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DC Dual Force Guide - How to Play DC's new Card Game

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See the rules and how it works the new collectible card game based on the DC universe, DC Dual Force!

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DC Dual Force received a new beta this weekend, and we at Cards Realm had the privilege of testing the game. We already know how the gameplay, game rules and combat mechanics will be.

DC Dual Force and Marvel Snap - what's the difference?

As these are two superhero Card Games, not to mention the great rivalry between these universes, it is natural to imagine that DC Dual Force come to compete directly with Marvel Snap. But in reality, they are quite different, the only similarity is the superhero theme.


Marvel's TCG contains a very different mechanic, based on dominating terrains and adding the maximum power to at least two of them.

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Dual Force, on the other hand, approaches more traditional Card Games like Hearthstone and Magic: the Gathering, where your goal is to eliminate your opponent. But of course, the game also has its peculiarities, which will be mentioned later.

How does a Dual Force match work?


Your Leaders work similarly to your Hero in Hearthstone, or the Nexus in Legends of Runeterra, and you lose the game if their life points reach 0. Each player will have 2 Leaders in the game, to win, you need to eliminate both of the opponent's leaders.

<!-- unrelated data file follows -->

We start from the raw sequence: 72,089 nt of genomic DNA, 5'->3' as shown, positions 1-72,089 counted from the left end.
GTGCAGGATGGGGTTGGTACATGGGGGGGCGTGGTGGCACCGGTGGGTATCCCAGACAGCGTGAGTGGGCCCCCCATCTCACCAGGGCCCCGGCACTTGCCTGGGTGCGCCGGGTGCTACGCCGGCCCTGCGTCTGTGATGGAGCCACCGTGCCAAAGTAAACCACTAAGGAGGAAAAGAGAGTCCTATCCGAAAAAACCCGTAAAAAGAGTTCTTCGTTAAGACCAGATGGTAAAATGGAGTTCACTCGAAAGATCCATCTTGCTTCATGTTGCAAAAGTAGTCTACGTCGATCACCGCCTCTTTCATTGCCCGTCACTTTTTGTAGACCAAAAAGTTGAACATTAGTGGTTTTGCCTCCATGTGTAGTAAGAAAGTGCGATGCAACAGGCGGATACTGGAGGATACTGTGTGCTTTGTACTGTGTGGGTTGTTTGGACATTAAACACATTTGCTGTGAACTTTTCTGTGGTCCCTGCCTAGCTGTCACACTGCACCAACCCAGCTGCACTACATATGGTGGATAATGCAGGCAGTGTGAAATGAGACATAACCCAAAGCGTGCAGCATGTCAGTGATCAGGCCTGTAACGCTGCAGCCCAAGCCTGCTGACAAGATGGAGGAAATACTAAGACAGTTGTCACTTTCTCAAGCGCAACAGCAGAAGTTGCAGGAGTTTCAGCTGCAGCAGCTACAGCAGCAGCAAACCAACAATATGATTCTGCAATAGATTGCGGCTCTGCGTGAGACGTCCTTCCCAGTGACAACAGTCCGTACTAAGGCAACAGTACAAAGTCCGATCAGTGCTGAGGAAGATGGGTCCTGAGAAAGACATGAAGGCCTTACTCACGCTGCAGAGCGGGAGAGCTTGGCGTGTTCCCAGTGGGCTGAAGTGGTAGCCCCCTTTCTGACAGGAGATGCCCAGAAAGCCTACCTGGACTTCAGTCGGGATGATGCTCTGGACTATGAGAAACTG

Your Leaders will receive a charge each turn, which will be used to perform a special effect. Each Leader has a unique power with different costs.

For example, Wonder Woman's power only costs two charges, and when activated, she will receive 4 attack this turn, in addition to granting +1 life to her recruits. A recruit is any troop that is not a Leader.

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Knowing the format of the board is essential to winning battles in Dual Force, as the positioning of your Recruits will directly influence the combat.

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When starting the game, we see that there are 2 lines, the front and the back. Each row has 3 spaces for the player to place their cards. Leaders automatically go to both ends of the back row.

The recruits in front will be responsible for blocking attacks, but they will only defend those who are directly behind them. Let's use an illustrative example:

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I have listed all the squares belonging to my side of the board, I will explain following these numbers.

As already mentioned, the Leaders already have a defined space at the beginning of the game, they will appear in squares 4 and 6. Recruit number 1 will defend the Leader on the left, recruit 3 will block attacks directed at the one on the right.

If you also want to defend a specific recruit, you can place it in square 5, and then fill square 2 with another troop to block attacks.